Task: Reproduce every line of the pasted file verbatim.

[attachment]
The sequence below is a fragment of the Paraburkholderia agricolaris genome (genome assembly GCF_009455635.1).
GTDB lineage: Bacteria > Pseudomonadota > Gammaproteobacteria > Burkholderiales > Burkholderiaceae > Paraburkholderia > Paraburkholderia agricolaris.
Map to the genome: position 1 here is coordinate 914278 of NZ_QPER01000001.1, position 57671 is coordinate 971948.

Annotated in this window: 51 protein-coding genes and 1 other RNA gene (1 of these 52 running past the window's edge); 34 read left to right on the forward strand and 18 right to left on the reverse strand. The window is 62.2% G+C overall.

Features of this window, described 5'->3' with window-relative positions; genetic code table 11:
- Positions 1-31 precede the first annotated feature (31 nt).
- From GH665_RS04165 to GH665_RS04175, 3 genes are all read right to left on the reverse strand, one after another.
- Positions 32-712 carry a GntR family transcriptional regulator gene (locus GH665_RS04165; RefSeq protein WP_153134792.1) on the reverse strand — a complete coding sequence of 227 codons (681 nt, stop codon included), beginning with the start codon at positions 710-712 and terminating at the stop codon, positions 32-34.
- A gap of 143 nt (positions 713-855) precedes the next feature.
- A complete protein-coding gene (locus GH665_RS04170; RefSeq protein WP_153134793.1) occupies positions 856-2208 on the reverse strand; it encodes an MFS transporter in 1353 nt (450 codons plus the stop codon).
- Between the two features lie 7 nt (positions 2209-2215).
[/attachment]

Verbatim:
The sequence below is a fragment of the Paraburkholderia agricolaris genome (genome assembly GCF_009455635.1).
GTDB lineage: Bacteria > Pseudomonadota > Gammaproteobacteria > Burkholderiales > Burkholderiaceae > Paraburkholderia > Paraburkholderia agricolaris.
Map to the genome: position 1 here is coordinate 914278 of NZ_QPER01000001.1, position 57671 is coordinate 971948.

Annotated in this window: 51 protein-coding genes and 1 other RNA gene (1 of these 52 running past the window's edge); 34 read left to right on the forward strand and 18 right to left on the reverse strand. The window is 62.2% G+C overall.

Features of this window, described 5'->3' with window-relative positions; genetic code table 11:
- Positions 1-31 precede the first annotated feature (31 nt).
- From GH665_RS04165 to GH665_RS04175, 3 genes are all read right to left on the reverse strand, one after another.
- Positions 32-712 carry a GntR family transcriptional regulator gene (locus GH665_RS04165; RefSeq protein WP_153134792.1) on the reverse strand — a complete coding sequence of 227 codons (681 nt, stop codon included), beginning with the start codon at positions 710-712 and terminating at the stop codon, positions 32-34.
- A gap of 143 nt (positions 713-855) precedes the next feature.
- A complete protein-coding gene (locus GH665_RS04170; RefSeq protein WP_153134793.1) occupies positions 856-2208 on the reverse strand; it encodes an MFS transporter in 1353 nt (450 codons plus the stop codon).
- Between the two features lie 7 nt (positions 2209-2215).